Introduction: Increasing evidence suggests relevant cortical gray matter pathology in patients with Multiple Sclerosis (MS), but how early this pathology begins; its impact on clinical disability and which cortical areas are primarily affected needs to be further elucidated.
Methods: 115 consecutive patients (10 Clinically Isolated Syndrome (CIS), 32 possible MS (p-MS), 42 Relapsing Remitting MS (RR-MS), 31 Secondary Progressive MS (SP-MS)), and 40 age/gender-matched healthy volunteers (HV) underwent a neurological examination and a 1.5 T MRI. Global and regional Cortical Thickness (CTh) measurements, brain parenchyma fraction and T2 lesion load were analyzed.
Results: We found a significant global cortical thinning in p-MS (2.22 +/- 0.09 mm), RR-MS (2.16 +/- 0.10 mm) and SP-MS (1.98 +/- 0.11 mm) compared to CIS (2.51 +/- 0.11 mm) and HV (2.48 +/- 0.08 mm). The correlations between mean CTh and white matter (WM) lesion load was only moderate in MS (r = -0.393, p = 0.03) and absent in p-MS (r = -0.147, p = 0.422). Analysis of regional CTh revealed that the majority of cortical areas were involved not only in MS, but also in p-MS. The type of clinical picture at onset (in particular, pyramidal signs/symptoms and optic neuritis) correlated with atrophy in the corresponding cortical areas.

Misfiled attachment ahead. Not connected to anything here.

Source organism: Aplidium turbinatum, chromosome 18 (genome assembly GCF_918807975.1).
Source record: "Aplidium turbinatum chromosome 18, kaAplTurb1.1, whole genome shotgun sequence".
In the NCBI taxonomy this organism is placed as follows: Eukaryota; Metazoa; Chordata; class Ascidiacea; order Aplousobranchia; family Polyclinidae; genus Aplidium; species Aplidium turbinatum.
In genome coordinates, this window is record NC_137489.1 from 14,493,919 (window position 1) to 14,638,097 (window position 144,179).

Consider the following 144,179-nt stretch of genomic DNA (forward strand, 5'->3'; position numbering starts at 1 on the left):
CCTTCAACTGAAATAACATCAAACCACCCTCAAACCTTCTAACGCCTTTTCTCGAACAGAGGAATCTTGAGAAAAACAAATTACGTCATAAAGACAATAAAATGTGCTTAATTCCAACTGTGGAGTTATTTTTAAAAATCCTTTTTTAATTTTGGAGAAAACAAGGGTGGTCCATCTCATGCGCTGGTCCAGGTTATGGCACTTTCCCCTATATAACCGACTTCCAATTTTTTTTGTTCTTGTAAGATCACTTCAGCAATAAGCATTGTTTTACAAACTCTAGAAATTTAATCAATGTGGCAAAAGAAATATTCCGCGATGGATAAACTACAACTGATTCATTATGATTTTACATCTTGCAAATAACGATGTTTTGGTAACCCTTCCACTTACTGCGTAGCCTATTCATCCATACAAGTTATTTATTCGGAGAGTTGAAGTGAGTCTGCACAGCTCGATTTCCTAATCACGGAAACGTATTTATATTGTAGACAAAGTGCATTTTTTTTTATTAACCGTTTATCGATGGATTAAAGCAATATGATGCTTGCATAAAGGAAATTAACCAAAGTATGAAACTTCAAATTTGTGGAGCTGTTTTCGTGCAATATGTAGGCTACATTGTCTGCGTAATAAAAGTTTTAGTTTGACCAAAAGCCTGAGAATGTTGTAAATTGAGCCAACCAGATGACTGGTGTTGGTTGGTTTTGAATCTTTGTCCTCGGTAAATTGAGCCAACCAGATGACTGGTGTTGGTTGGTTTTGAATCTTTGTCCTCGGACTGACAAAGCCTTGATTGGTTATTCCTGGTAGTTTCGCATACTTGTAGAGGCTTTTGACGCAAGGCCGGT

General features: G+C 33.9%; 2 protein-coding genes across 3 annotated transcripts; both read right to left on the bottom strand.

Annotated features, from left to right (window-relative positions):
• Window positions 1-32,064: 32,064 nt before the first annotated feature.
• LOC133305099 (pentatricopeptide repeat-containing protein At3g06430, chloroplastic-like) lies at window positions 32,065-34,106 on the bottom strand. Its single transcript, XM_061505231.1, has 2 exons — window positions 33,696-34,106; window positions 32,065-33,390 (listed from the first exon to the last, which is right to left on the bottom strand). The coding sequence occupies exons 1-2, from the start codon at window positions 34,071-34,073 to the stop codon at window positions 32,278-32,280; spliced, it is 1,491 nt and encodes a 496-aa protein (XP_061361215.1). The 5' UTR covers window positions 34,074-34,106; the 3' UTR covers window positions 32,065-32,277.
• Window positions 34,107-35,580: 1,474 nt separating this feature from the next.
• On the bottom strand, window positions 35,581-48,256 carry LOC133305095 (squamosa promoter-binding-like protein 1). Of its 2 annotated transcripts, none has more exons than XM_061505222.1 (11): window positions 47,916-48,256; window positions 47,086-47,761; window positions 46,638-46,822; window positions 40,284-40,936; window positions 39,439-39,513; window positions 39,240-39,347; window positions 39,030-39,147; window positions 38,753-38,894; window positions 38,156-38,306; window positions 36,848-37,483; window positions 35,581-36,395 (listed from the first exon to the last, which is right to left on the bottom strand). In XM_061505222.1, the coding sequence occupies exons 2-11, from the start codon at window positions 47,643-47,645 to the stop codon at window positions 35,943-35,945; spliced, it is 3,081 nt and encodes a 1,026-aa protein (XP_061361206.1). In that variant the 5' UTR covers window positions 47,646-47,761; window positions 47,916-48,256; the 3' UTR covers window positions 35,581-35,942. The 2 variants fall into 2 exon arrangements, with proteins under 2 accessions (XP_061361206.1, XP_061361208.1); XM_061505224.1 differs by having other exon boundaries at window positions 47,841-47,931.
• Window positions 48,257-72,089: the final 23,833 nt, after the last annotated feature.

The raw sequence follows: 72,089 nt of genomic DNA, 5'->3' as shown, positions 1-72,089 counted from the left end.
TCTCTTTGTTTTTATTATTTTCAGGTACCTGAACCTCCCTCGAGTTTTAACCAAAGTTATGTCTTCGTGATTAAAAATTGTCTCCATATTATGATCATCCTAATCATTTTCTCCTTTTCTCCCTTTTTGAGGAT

Discussion: Cortical thinning is a diffuse and early phenomenon in MS already detectable at clinical onset. It correlates with clinical disability and is partially independent from WM inflammatory pathology.